#NCLGBA19 Recap Series: The Range in Budget on Display at Summer Conference

Over the next few weeks, we will be featuring reflections on the 2019 Summer Conference. If you would like to share your experience, please email admin@nclgba.org.

Our first #NCLGBA19 Conference Recap comes from Michelle Burgess, Budget and Management Analyst, Wake County.

I finished reading Range: Why Generalists Triumph in a Specialized World  by David Epstein the night before heading to Wilmington for the summer NCLGBA conference. The book explores how diversity of experience, learning, and skill sets improves performance and long-term success. Pulling from different disciplines and problem-solving approaches allows individuals to more readily tackle the sticky problems with ill-defined rules or solutions.

Throughout the conference sessions, I kept thinking about how well that theme fits with the ethos of budget work as well as with NCLGBA. My work as a budget analyst spans several departments, exposing me to different services, thought processes, and county needs. Likewise, the budget development and monitoring process itself requires coordination across budget, finance, service departments, the manager’s office, and elected officials – each representing a different perspective and interest. Given the complex issues facing local governments (on any given day ranging from disaster response to affordable housing concerns to the impact of Medicaid transformation), I find that diversity of perspective comforting and am energized by the role budget offices can play in increasing cooperation and conversation between different parts of the organization.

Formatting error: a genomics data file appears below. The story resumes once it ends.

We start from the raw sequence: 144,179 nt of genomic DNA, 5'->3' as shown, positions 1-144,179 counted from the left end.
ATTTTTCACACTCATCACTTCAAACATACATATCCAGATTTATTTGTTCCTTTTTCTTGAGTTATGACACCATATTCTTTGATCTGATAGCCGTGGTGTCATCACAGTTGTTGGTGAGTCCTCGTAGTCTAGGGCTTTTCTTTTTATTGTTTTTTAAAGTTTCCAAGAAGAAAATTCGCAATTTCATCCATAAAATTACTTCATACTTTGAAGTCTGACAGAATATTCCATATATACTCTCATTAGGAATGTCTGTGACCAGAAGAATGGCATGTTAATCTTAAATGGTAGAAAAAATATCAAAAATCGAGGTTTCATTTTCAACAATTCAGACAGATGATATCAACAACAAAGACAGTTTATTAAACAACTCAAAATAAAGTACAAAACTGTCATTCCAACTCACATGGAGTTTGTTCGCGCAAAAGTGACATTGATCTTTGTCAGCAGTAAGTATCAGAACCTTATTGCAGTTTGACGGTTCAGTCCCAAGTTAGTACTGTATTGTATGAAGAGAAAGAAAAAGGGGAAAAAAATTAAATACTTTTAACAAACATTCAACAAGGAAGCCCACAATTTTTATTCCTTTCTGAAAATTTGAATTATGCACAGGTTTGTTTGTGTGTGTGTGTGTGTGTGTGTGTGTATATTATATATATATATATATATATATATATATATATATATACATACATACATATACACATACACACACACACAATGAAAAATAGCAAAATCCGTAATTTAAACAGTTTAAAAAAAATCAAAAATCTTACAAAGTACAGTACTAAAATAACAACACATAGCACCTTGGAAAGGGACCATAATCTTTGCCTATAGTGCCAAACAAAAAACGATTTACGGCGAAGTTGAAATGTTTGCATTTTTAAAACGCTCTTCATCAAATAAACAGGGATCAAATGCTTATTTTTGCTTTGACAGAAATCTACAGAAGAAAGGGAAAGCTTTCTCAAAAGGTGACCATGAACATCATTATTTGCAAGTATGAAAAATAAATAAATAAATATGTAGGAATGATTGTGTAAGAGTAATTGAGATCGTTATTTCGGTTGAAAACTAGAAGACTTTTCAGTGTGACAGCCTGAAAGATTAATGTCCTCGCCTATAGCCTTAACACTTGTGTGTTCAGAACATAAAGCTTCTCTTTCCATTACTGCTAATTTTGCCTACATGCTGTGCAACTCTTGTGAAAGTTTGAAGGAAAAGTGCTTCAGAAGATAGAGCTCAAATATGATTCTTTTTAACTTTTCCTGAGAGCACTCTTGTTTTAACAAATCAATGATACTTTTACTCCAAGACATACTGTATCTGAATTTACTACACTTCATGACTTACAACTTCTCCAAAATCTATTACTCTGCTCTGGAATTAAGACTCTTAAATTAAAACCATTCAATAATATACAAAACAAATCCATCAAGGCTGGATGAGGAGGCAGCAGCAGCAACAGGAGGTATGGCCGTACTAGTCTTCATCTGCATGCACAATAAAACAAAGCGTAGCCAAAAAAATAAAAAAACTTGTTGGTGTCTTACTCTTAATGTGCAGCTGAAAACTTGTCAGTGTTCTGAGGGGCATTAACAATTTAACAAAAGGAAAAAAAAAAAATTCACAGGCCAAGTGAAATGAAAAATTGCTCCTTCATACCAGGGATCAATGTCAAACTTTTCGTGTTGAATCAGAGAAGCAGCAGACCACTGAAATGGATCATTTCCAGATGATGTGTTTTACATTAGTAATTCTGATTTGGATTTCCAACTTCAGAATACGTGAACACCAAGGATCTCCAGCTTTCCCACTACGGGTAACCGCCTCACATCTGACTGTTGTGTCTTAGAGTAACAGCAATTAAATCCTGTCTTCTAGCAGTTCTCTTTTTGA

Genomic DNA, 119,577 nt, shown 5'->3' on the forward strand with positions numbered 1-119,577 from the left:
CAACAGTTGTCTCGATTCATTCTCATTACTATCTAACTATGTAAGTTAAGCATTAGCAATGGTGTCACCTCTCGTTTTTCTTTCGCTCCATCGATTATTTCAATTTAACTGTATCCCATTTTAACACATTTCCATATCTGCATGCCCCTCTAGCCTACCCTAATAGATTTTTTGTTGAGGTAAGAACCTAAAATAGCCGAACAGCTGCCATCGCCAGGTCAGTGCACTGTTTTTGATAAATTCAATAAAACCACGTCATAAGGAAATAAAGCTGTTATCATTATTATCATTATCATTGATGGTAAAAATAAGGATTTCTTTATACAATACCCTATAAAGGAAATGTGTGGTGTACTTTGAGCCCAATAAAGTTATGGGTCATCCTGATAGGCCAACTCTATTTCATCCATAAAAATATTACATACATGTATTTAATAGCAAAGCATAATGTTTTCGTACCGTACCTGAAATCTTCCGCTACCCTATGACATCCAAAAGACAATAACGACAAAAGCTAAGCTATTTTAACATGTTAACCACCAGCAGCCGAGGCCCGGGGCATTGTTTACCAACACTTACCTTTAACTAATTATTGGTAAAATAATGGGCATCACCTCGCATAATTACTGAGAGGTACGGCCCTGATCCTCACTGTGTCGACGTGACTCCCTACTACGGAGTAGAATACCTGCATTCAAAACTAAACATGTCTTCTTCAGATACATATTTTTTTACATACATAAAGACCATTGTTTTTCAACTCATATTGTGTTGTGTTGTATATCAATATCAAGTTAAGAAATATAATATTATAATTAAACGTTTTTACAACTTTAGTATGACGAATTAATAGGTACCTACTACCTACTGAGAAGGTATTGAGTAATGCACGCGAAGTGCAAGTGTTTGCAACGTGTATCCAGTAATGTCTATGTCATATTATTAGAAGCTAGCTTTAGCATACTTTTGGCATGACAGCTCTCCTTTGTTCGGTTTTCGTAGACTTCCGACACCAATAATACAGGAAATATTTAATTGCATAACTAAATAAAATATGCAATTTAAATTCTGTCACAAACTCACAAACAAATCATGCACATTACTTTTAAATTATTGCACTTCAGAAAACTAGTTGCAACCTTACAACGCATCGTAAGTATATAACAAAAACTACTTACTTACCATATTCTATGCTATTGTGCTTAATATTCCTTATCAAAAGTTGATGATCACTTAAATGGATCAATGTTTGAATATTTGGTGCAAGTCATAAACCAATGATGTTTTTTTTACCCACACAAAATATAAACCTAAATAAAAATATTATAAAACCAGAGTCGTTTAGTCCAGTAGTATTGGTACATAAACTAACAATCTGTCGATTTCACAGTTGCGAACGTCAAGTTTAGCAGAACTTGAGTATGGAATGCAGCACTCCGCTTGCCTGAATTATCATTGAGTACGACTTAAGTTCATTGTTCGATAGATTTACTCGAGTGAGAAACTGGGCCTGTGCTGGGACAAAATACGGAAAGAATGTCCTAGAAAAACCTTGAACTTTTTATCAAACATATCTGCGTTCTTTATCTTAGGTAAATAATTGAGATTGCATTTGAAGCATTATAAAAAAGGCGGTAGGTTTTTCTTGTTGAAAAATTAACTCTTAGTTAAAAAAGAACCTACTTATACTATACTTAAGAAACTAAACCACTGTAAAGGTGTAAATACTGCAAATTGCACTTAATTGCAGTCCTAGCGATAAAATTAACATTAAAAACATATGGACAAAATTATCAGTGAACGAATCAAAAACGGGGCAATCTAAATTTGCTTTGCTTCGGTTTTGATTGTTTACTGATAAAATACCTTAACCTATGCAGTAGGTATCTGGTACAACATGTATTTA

I’m also grateful for NCLGBA for bringing that diversity to its conference agenda. Sessions covered emergency response, budget engagement, local government revenue, pension funding, and energy conserving investments. The biannual Legislative and Economic updates as always added the political and economic perspectives to our work. Those topics created an energy that translated into the broader networking and conversations among conference attendees.

As the first day’s zip code map showed, conference participants came from small towns and larger jurisdictions from across most areas of the state. Moreover, conference attendees included budget staff, finance officers, managers, performance measurement analysts, students, and department representatives. That range of backgrounds created the perfect fodder for attendees to compare notes and share best practices.  Although the scale and problems may vary by jurisdiction, I left the conference convinced by Epstein’s argument and glad that NCLGBA creates a space to share our different processes and solutions.